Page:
Theatre review: Sex Lives of Others
Edinburgh Festival Fringe Scotsman review: Sex Lives of Others at Pleasance Courtyard (Venue 33), reviewed by David Pollock
Rising London playwright Keely Winstone’s words aren’t well served by one of the most awful spaces on the Fringe, a portable building inflicted with high seats, a cramped stage and poor sight lines. Really, her play deserves more, for this four-hander is sharp and well-observed, a generational comedy with a difference which convincingly represents the voices of young and old in their most intimate and exposed moments.
It begins with meandering, teenage-standard versions of rock staples from the Stones and Hendrix played by overgrown child James, middle-class father of three. The kids are with the grandparents and James is under orders from his plummy wife Hillary (Hils) to paint the fence and give her sex at least once before the weekend’s out.
Next door live young couple Sonny and Kerry (“Sonny and Cher,” as Hils has it), who just “row and rut” according to James, his eyes misty as he recalls the traditions of early courting. Next door, the junior pairing squabble about their ex-partners and collude in Sonny’s Boggle obsession, pausing to fake sex in order to wind their neighbours up. It’s a play long on the minutiae of being in a cohabiting relationship, from the early stages to the post-children years, and the believable, gently amusing milieu Winstone and director Hannah Eidinow build in the early stages becomes somehow more convincing in that neither of these couples are on the verge of meltdown. Instead it’s a warm and believable tribute to being in a steady relationship, with all the conjoined habits and momentary dichotomies that brings.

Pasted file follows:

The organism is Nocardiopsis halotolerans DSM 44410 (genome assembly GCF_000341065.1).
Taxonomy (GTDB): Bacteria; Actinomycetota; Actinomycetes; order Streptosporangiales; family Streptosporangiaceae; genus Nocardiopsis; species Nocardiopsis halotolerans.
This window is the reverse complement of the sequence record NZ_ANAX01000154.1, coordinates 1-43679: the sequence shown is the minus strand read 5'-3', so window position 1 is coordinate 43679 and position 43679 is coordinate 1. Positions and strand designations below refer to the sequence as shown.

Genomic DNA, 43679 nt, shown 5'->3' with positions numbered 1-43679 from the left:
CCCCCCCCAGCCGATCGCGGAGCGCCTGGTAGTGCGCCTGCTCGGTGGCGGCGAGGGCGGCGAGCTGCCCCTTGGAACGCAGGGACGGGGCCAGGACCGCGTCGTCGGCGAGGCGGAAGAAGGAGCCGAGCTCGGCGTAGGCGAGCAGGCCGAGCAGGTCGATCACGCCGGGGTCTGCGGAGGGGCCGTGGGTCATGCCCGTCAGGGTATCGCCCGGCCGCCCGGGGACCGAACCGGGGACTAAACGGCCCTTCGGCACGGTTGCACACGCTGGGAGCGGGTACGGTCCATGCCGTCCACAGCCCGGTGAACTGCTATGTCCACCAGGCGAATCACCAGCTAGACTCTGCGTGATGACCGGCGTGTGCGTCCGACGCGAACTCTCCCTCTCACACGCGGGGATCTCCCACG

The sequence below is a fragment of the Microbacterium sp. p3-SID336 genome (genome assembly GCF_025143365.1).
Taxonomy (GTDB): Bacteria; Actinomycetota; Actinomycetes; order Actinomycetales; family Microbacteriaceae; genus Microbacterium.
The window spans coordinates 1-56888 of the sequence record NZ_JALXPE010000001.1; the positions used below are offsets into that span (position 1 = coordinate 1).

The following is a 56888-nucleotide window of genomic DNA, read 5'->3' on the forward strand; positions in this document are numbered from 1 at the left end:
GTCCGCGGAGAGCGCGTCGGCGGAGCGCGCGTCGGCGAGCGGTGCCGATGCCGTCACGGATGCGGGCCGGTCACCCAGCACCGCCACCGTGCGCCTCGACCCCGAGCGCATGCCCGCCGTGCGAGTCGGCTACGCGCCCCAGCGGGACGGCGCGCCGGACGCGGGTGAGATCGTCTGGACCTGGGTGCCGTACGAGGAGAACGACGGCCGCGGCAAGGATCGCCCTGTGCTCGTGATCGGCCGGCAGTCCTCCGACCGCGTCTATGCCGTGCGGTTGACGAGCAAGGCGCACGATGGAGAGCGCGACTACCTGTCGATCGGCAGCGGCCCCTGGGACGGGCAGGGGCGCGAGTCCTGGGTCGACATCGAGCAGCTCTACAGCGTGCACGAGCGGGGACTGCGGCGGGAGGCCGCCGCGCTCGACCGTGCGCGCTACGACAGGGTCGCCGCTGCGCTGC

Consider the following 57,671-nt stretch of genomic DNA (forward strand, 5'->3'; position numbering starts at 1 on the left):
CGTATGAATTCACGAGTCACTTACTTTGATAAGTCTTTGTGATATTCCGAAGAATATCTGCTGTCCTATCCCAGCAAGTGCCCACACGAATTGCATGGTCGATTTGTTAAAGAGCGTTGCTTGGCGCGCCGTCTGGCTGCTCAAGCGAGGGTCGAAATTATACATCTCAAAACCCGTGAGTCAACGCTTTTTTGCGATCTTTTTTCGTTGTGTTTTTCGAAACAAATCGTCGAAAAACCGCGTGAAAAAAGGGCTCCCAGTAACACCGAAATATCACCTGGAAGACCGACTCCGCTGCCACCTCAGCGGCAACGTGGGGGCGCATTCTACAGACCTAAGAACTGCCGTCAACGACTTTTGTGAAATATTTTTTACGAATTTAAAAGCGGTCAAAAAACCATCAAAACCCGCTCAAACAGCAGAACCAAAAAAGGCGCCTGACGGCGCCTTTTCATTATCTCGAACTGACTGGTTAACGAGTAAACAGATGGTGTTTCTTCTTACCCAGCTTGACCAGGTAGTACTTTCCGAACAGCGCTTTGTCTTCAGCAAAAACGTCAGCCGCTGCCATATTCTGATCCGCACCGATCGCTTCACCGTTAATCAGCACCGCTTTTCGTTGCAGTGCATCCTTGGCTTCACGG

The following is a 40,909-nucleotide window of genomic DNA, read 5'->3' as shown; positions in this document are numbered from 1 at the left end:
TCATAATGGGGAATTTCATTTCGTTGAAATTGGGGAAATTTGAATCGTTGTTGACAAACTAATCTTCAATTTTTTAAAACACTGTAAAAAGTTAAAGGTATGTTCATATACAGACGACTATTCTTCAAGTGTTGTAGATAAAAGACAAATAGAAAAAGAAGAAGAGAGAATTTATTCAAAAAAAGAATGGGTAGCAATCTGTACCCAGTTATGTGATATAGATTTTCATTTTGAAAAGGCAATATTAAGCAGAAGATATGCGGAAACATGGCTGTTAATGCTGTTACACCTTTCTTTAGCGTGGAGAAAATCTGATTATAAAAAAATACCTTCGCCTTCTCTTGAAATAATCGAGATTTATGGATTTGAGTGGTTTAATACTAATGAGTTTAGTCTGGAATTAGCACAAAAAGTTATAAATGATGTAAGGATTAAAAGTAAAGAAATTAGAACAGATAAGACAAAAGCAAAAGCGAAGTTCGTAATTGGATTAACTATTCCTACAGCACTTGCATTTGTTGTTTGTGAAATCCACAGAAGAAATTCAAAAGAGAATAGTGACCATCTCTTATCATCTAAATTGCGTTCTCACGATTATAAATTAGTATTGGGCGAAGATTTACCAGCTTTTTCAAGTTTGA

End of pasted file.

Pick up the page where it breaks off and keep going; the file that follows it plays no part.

It might be true that this quality also saps something of the high drama from proceedings, and the piece does feel somewhat lightweight in a way that’s not disagreeable.
Its slow build is given intense and memorable release, though – quite literally – when Winstone finally manoeuvres both couples into having sex.
All four actors each play a very large part in the show’s success, their parts demanding bold, unselfish and decidedly unashamed comic performances, which they deliver beautifully.
MORE INFO: Sex Lives of Others at Pleasance Courtyard
Originally published in The Scotsman